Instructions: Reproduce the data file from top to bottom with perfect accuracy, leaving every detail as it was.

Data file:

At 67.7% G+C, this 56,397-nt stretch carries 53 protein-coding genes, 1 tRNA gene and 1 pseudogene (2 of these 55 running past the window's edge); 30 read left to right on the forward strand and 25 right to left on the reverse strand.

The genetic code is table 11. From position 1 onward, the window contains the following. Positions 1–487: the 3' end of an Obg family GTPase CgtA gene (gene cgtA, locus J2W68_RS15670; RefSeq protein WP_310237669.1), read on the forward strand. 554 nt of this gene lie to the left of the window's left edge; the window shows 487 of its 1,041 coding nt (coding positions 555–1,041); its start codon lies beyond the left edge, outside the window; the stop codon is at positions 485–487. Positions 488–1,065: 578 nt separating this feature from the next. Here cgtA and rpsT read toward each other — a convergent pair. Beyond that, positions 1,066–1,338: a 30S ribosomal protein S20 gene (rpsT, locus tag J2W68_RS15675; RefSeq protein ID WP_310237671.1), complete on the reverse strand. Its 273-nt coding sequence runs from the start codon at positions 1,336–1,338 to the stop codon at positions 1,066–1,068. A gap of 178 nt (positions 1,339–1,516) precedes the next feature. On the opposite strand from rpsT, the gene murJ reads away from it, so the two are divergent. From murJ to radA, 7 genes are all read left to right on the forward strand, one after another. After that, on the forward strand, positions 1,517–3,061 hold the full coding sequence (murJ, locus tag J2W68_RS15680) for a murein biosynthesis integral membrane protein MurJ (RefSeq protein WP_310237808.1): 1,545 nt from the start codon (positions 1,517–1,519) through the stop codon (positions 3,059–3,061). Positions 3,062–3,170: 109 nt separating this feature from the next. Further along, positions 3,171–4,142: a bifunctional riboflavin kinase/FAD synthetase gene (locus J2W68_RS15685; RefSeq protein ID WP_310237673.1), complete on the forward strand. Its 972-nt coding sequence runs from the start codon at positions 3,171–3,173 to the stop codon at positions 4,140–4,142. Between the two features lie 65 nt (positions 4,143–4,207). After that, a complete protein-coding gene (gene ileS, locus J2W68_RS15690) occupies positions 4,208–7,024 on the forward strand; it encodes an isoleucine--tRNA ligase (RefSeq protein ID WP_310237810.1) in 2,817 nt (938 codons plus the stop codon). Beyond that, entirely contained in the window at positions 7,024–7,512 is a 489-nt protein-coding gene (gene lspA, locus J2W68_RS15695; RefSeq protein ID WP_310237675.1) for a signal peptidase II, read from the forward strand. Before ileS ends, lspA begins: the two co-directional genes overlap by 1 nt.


At 67.7% G+C, this 56,397-nt stretch carries 53 protein-coding genes, 1 tRNA gene and 1 pseudogene (2 of these 55 running past the window's edge); 30 read left to right on the forward strand and 25 right to left on the reverse strand.

The genetic code is table 11. From position 1 onward, the window contains the following. Positions 1–487: the 3' end of an Obg family GTPase CgtA gene (gene cgtA, locus J2W68_RS15670; RefSeq protein WP_310237669.1), read on the forward strand. 554 nt of this gene lie to the left of the window's left edge; the window shows 487 of its 1,041 coding nt (coding positions 555–1,041); its start codon lies beyond the left edge, outside the window; the stop codon is at positions 485–487. Positions 488–1,065: 578 nt separating this feature from the next. Here cgtA and rpsT read toward each other — a convergent pair. Beyond that, positions 1,066–1,338: a 30S ribosomal protein S20 gene (rpsT, locus tag J2W68_RS15675; RefSeq protein ID WP_310237671.1), complete on the reverse strand. Its 273-nt coding sequence runs from the start codon at positions 1,336–1,338 to the stop codon at positions 1,066–1,068. A gap of 178 nt (positions 1,339–1,516) precedes the next feature. On the opposite strand from rpsT, the gene murJ reads away from it, so the two are divergent. From murJ to radA, 7 genes are all read left to right on the forward strand, one after another. After that, on the forward strand, positions 1,517–3,061 hold the full coding sequence (murJ, locus tag J2W68_RS15680) for a murein biosynthesis integral membrane protein MurJ (RefSeq protein WP_310237808.1): 1,545 nt from the start codon (positions 1,517–1,519) through the stop codon (positions 3,059–3,061). Positions 3,062–3,170: 109 nt separating this feature from the next. Further along, positions 3,171–4,142: a bifunctional riboflavin kinase/FAD synthetase gene (locus J2W68_RS15685; RefSeq protein ID WP_310237673.1), complete on the forward strand. Its 972-nt coding sequence runs from the start codon at positions 3,171–3,173 to the stop codon at positions 4,140–4,142. Between the two features lie 65 nt (positions 4,143–4,207). After that, a complete protein-coding gene (gene ileS, locus J2W68_RS15690) occupies positions 4,208–7,024 on the forward strand; it encodes an isoleucine--tRNA ligase (RefSeq protein ID WP_310237810.1) in 2,817 nt (938 codons plus the stop codon). Beyond that, entirely contained in the window at positions 7,024–7,512 is a 489-nt protein-coding gene (gene lspA, locus J2W68_RS15695; RefSeq protein ID WP_310237675.1) for a signal peptidase II, read from the forward strand. Before ileS ends, lspA begins: the two co-directional genes overlap by 1 nt.